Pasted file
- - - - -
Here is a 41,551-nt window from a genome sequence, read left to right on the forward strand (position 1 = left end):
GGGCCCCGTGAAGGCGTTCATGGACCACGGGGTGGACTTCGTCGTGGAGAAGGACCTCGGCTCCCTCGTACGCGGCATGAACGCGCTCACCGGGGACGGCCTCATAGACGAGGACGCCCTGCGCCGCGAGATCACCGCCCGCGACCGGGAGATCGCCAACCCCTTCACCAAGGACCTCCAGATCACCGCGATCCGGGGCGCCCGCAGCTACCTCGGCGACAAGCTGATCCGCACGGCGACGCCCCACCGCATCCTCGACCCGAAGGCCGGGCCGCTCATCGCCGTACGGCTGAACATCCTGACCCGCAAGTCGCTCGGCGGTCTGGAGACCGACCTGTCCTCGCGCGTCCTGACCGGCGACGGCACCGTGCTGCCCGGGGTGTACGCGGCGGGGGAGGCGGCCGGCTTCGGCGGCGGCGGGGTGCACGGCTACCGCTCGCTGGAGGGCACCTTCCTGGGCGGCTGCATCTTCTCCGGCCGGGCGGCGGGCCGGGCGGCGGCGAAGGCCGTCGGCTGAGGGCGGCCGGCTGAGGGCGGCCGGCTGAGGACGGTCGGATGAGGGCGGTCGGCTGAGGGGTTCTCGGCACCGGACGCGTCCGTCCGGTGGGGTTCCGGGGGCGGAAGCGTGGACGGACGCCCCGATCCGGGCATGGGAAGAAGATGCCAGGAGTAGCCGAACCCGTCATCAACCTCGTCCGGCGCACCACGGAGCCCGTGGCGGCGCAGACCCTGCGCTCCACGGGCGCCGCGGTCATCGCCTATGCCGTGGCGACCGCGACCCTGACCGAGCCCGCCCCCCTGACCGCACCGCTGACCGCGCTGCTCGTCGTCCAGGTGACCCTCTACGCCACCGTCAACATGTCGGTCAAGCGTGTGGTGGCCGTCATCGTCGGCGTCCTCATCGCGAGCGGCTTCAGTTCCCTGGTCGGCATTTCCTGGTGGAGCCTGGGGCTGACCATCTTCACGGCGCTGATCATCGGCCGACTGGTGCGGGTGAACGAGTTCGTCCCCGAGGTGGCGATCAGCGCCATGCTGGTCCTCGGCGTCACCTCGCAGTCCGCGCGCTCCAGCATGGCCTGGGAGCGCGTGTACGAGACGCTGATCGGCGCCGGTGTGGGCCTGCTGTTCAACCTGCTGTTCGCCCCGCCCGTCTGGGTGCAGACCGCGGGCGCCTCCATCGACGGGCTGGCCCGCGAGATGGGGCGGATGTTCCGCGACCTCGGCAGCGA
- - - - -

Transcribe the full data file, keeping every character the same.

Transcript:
Here is a 41,551-nt window from a genome sequence, read left to right on the forward strand (position 1 = left end):
GGGCCCCGTGAAGGCGTTCATGGACCACGGGGTGGACTTCGTCGTGGAGAAGGACCTCGGCTCCCTCGTACGCGGCATGAACGCGCTCACCGGGGACGGCCTCATAGACGAGGACGCCCTGCGCCGCGAGATCACCGCCCGCGACCGGGAGATCGCCAACCCCTTCACCAAGGACCTCCAGATCACCGCGATCCGGGGCGCCCGCAGCTACCTCGGCGACAAGCTGATCCGCACGGCGACGCCCCACCGCATCCTCGACCCGAAGGCCGGGCCGCTCATCGCCGTACGGCTGAACATCCTGACCCGCAAGTCGCTCGGCGGTCTGGAGACCGACCTGTCCTCGCGCGTCCTGACCGGCGACGGCACCGTGCTGCCCGGGGTGTACGCGGCGGGGGAGGCGGCCGGCTTCGGCGGCGGCGGGGTGCACGGCTACCGCTCGCTGGAGGGCACCTTCCTGGGCGGCTGCATCTTCTCCGGCCGGGCGGCGGGCCGGGCGGCGGCGAAGGCCGTCGGCTGAGGGCGGCCGGCTGAGGGCGGCCGGCTGAGGACGGTCGGATGAGGGCGGTCGGCTGAGGGGTTCTCGGCACCGGACGCGTCCGTCCGGTGGGGTTCCGGGGGCGGAAGCGTGGACGGACGCCCCGATCCGGGCATGGGAAGAAGATGCCAGGAGTAGCCGAACCCGTCATCAACCTCGTCCGGCGCACCACGGAGCCCGTGGCGGCGCAGACCCTGCGCTCCACGGGCGCCGCGGTCATCGCCTATGCCGTGGCGACCGCGACCCTGACCGAGCCCGCCCCCCTGACCGCACCGCTGACCGCGCTGCTCGTCGTCCAGGTGACCCTCTACGCCACCGTCAACATGTCGGTCAAGCGTGTGGTGGCCGTCATCGTCGGCGTCCTCATCGCGAGCGGCTTCAGTTCCCTGGTCGGCATTTCCTGGTGGAGCCTGGGGCTGACCATCTTCACGGCGCTGATCATCGGCCGACTGGTGCGGGTGAACGAGTTCGTCCCCGAGGTGGCGATCAGCGCCATGCTGGTCCTCGGCGTCACCTCGCAGTCCGCGCGCTCCAGCATGGCCTGGGAGCGCGTGTACGAGACGCTGATCGGCGCCGGTGTGGGCCTGCTGTTCAACCTGCTGTTCGCCCCGCCCGTCTGGGTGCAGACCGCGGGCGCCTCCATCGACGGGCTGGCCCGCGAGATGGGGCGGATGTTCCGCGACCTCGGCAGCGA